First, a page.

Description of PSCs in a computational model of a synapse
As a first example, we fit the PSCs produced by a computational model of a synapse. Although this is an artificial situation, it illustrates the use of the method on an example that allows direct connections between the fitting functions and the underlying synaptic dynamics. This example should not be viewed as a test of the method, because to a certain extent the method was constructed to fit such a model. The model synapse (described in Materials and Methods) displays facilitation attributable to Ca2+ buildup in the presynaptic terminal. The response to a single action potential was fit, in this case, by a single exponential with a time constant of 50 msec. Figure 3 A shows clearly that a linear sum of single spike responses (A = F = 0) does not adequately describe the PSCs of the model synapse. Therefore, we introduce an amplitude factor, as in Equation 1, and construct the functions K 2 and F that describe its dependence on the previous history of spiking.
As outlined in Materials and Methods, we first ignored any possible nonlinear dependence of the response amplitude on the sum over spikes and set the amplitude factor A equal to the sum (Eq. 2) so that A = F = S. We then applied Equation 5 to get an idea of the shape of the functionK 2. The resulting values ofK 2(nΔt) are plotted in a scatter plot in Figure 3 B. The smooth curve fit to these points in the figure is an exponential function,K 2(t) = Aexp(−Bt). Because the exponential fits quite well, we next found the parameters A and B that gave the best possible fit to the experimental data by using Equations 6 and 7. The fit and function that K 2 obtained in this way are shown in Figure 3 B. Even without a nonlinearF function, the fit is much better than in Figure3 A, but the limitations of the linear assumption for the function F can be seen in the form ofK 2. This was fit by a single exponential with a time constant of 0.7 sec; however, the time constant for calcium removal in the computational model was 1 sec. Thus, the linear algorithm has extracted a time constant that does not agree with the dynamics of the underlying model.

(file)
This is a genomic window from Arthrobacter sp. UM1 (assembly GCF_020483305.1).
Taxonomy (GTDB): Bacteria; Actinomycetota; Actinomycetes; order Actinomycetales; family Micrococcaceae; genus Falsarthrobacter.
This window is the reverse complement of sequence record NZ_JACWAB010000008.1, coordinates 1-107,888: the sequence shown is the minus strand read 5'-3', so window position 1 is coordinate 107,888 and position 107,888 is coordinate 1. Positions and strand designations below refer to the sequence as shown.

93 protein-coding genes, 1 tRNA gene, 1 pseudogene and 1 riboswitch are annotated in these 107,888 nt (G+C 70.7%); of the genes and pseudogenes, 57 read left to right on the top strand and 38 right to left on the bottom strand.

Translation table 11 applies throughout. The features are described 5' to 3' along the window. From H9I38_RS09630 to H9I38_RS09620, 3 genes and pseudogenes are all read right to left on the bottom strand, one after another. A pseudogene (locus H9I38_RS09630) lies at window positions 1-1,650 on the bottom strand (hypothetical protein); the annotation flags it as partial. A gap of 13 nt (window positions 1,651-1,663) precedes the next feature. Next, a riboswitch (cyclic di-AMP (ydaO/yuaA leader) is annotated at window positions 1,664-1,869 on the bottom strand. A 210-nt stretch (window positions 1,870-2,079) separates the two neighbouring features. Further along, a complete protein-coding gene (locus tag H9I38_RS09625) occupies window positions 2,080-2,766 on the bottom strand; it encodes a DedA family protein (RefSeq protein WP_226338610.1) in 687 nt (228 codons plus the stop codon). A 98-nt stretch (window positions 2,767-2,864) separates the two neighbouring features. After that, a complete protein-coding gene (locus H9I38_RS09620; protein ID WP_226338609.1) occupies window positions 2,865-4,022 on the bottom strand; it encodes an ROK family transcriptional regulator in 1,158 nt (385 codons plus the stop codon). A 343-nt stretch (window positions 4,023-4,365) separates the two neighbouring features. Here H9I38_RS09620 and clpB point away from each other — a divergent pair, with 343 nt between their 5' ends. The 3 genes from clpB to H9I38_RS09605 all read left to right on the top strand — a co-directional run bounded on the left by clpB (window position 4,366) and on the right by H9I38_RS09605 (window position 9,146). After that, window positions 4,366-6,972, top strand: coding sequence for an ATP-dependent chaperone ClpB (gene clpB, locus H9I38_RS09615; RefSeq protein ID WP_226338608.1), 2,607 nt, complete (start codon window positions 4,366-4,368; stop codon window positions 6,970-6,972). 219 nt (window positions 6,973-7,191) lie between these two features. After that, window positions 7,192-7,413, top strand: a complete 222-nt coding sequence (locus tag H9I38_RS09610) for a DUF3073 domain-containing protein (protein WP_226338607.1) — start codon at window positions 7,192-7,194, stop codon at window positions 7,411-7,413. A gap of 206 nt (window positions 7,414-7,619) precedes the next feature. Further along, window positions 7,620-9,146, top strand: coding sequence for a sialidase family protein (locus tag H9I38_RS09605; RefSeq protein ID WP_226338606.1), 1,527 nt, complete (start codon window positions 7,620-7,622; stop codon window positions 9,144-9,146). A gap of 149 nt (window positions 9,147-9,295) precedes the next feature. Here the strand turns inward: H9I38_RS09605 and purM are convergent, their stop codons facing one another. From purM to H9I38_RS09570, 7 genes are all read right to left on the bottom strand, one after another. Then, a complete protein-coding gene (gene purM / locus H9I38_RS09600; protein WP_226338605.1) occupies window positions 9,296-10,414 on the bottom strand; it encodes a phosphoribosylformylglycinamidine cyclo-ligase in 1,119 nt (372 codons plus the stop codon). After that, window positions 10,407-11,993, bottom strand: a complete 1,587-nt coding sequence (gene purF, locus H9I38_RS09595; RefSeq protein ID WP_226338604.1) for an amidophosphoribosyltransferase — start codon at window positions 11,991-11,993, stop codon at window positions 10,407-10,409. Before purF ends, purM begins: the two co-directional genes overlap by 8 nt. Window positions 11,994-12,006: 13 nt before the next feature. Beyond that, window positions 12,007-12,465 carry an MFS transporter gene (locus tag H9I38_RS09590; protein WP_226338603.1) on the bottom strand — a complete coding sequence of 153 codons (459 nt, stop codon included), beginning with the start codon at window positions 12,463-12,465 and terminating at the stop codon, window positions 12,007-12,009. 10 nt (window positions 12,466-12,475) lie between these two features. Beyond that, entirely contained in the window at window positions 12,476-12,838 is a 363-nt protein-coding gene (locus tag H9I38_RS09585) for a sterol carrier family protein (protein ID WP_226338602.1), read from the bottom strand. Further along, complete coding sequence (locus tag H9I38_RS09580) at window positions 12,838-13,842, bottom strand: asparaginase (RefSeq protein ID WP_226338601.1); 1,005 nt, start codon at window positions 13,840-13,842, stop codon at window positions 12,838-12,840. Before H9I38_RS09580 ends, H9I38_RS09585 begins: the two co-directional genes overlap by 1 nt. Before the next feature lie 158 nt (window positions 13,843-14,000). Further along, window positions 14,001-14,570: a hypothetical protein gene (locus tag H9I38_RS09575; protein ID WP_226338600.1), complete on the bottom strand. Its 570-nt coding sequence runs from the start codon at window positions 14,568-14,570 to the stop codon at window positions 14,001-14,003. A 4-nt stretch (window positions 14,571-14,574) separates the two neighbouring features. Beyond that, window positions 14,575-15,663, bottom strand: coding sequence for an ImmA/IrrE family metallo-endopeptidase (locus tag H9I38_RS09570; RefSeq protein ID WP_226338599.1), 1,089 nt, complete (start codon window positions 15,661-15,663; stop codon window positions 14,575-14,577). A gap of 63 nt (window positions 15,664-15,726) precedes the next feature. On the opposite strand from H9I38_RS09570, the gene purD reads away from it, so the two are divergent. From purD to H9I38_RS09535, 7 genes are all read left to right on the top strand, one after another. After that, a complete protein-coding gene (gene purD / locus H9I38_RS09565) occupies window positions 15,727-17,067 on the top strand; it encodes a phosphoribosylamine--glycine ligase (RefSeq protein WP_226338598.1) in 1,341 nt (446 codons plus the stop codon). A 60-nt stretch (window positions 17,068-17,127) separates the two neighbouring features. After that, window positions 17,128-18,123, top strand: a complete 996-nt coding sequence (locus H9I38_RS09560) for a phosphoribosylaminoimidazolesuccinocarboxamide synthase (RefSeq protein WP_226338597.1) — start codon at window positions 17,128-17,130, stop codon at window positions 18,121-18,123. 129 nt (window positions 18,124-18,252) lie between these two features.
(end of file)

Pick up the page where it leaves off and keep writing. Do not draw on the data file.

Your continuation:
Both the quality of the fit and the value of the extracted facilitation time constant can be improved by including a nonlinear Ffunction. We can see that nonlinearities are present by using the procedure discussed in Materials and Methods for extracting an estimate of F. Experimentally determined (or in this case model-generated) response amplitude factors are plotted against the sumS computed from Equation 2 in the right bottom plot of Figure 3 B. Each spike generates an individual point on this scatter plot. If the assumption A = F = S used in the fit of Figure 3 B were correct, the dots would fall along a diagonal line at 45° in this plot. The fact that they do not indicates that nonlinearities are present, and the pattern of dots provides an idea of what the function Fshould be. In this case, a polynomial is suggested, and the smooth curve fit to the data points in the right bottom plot of Figure3 B is a quadratic function.
Our final fit uses Equation 1 with Equation 3 for the amplitude factor. The fitting parameters were determined by the gradient descent procedure on the basis of Equations 9, 10, 11. The result, shown in Figure3 C, is an essentially perfect match to the model-generated PSCs. The function F plotted in the lower part of Figure3 C matches the expectation for F extracted from the scatter plot in Figure 3 B. We repeated the self-consistency check that we performed for the fit of Figure3 B, this time plotting the amplitudeA exp extracted from the “data” with the prediction A = F. In this case, the dots on the scatter plot lie accurately on a diagonal straight line, indicating that the nonlinear function F has been extracted correctly. Furthermore, the time constant for K 2 is now 1 sec, in exact agreement with the time constant of calcium removal in the computational model.